The Costs of Individual Accounts Christian E. Weller Senior Economist Center for American Progress
Social Security Privatization • Social Security privatization replaces part of a social insurance system with a system of individual accounts. • This process privatizes the risks associated with saving for retirement. • Greater risks are also reflected in greater costs.
Administrative Fees • Privatization will establish a large number of comparatively small accounts. • Without economies of scale, management fees will likely be on the high end. • Costs for individual accounts range from 0.8% to 1.3%, depending on investment options and plan size, among other things. • This can reduce total savings by 20-30% over a lifetime.
Insurance Premiums: Annuities • Social Security offers guaranteed lifetime, inflation adjusted benefits upon retirement. • To mirror this benefit, workers will have to purchase annuities from insurance companies. • The costs of annuities amount to 4-6% of savings, which reduces monthly benefits 15-20%.
Insurance Premiums: Rate of Return Guarantee • Social Security’s benefits are a defined benefit, dependent only on one’s earnings. • To mirror this benefit, workers would have to purchase investment guarantees from insurance companies. • Over a 40-year period, the insurance premium would cost 16.1% of contributions.
Transition Costs • Privatization diverts funds currently used to pay for benefits away from Social Security. • To honor already made promises, the government needs to transfer money to Social Security. • The transfer would equal 1.2% of payroll for the next 75 years or a net present value of about $2 trillion.
Labor Market Risks: The Logic • The labor market and the stock market move together. • Stock prices are low, when unemployment is high and earnings are low, i.e. workers struggle financially, when it is most opportune to buy stocks. • This is even more true for women and minorities than for men and whites.
Labor Market Risks: Women and Minorities • Women tend to have similar unemployment rates as men, but lower earnings than men, which also fluctuate more than those of men. • Minorities have higher unemployment rates and lower earnings than whites, although their earnings fluctuate as much as those of whites. • Earnings and unemployment rates fluctuate with the stock market. • The result is that women and minorities earn less than their counterparts, while they have a more tenuous attachment to the labor market during business cycles.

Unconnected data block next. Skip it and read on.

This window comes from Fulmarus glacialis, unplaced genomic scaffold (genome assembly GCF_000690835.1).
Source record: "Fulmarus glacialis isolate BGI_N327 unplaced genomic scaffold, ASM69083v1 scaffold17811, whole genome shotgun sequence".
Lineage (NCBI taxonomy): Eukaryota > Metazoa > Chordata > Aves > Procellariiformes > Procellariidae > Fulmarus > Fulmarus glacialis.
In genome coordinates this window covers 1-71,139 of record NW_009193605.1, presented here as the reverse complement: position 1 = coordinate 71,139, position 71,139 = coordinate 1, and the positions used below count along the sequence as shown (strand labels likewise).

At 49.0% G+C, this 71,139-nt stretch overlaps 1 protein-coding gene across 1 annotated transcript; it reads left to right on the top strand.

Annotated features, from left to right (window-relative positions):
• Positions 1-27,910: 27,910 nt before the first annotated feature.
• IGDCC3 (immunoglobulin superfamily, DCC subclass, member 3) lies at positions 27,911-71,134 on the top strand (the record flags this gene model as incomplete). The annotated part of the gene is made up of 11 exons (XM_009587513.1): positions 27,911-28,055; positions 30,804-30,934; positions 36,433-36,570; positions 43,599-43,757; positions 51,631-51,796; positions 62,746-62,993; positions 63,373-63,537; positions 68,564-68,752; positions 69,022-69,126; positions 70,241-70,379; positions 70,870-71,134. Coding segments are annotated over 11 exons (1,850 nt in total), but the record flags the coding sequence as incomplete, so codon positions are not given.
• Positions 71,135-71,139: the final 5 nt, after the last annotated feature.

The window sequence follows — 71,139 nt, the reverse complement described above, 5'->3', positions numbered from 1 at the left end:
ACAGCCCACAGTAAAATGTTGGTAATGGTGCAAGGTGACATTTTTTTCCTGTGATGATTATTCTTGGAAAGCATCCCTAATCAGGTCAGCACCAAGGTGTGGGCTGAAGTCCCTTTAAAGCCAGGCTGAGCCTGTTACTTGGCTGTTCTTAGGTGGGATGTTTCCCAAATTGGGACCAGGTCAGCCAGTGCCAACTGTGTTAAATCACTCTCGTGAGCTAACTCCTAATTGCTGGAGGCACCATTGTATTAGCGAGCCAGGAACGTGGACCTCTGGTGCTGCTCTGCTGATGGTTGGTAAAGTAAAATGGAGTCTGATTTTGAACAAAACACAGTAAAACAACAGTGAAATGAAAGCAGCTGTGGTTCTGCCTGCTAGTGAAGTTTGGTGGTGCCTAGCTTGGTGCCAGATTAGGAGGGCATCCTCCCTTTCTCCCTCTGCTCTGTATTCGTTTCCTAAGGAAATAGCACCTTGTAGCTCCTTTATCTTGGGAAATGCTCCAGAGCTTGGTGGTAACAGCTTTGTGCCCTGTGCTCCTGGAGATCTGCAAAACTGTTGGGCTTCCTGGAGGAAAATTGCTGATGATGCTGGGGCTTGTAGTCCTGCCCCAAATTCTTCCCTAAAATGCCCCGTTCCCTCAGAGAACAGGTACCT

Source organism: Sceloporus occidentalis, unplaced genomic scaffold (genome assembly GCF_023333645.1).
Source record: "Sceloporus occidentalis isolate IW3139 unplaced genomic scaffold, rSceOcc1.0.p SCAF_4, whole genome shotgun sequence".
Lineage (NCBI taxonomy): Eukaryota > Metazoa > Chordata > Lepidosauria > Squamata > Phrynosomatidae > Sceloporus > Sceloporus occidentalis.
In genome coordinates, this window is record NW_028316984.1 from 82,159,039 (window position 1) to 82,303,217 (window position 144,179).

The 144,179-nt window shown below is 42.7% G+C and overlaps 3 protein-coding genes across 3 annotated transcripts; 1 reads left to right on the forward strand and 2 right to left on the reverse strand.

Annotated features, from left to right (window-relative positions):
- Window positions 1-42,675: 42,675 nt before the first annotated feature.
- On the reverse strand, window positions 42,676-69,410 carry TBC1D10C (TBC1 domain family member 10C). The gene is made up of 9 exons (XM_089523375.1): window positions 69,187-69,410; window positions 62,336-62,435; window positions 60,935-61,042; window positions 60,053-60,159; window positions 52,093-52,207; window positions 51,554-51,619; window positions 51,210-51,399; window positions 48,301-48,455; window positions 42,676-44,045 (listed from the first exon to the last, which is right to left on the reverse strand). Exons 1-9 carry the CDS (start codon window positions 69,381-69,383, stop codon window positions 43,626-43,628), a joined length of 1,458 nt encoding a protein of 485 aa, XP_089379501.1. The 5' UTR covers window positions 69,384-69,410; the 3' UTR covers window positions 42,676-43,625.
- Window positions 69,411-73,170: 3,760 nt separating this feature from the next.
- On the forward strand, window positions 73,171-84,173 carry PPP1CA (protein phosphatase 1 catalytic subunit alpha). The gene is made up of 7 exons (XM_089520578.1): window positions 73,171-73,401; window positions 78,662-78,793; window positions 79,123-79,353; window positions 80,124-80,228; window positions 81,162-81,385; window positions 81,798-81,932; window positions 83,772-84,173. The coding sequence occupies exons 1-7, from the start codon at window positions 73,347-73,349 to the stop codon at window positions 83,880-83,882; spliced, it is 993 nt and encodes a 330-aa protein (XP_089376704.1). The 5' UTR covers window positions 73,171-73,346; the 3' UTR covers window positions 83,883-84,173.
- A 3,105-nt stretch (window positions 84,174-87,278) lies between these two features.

Labor Market Risks: Adding Insult to Injury • Women and minorities would have saved less due to lower earnings. From 1979 to 2002, women would have saved 58% of what men would have saved, and African-Americans would have saved 75% of what whites would have saved. • Labor market risks reduce the savings of African-Americans by 3 cents for each dollar invested, by 6 cents for women, by 5 cents for African-American women and by 7 cents for white women. • The costs from labor market risks can come close to the costs of turning savings into lifetime benefits by buying annuities.
Social Security’s Added Insurance Value • Social Security compensates for the adverse labor market outcomes. • Its progressive formula generates higher replacement rates for lower lifetime earners. • Its benefits do not depend on the performance of the stock market and thus eliminate labor market risks.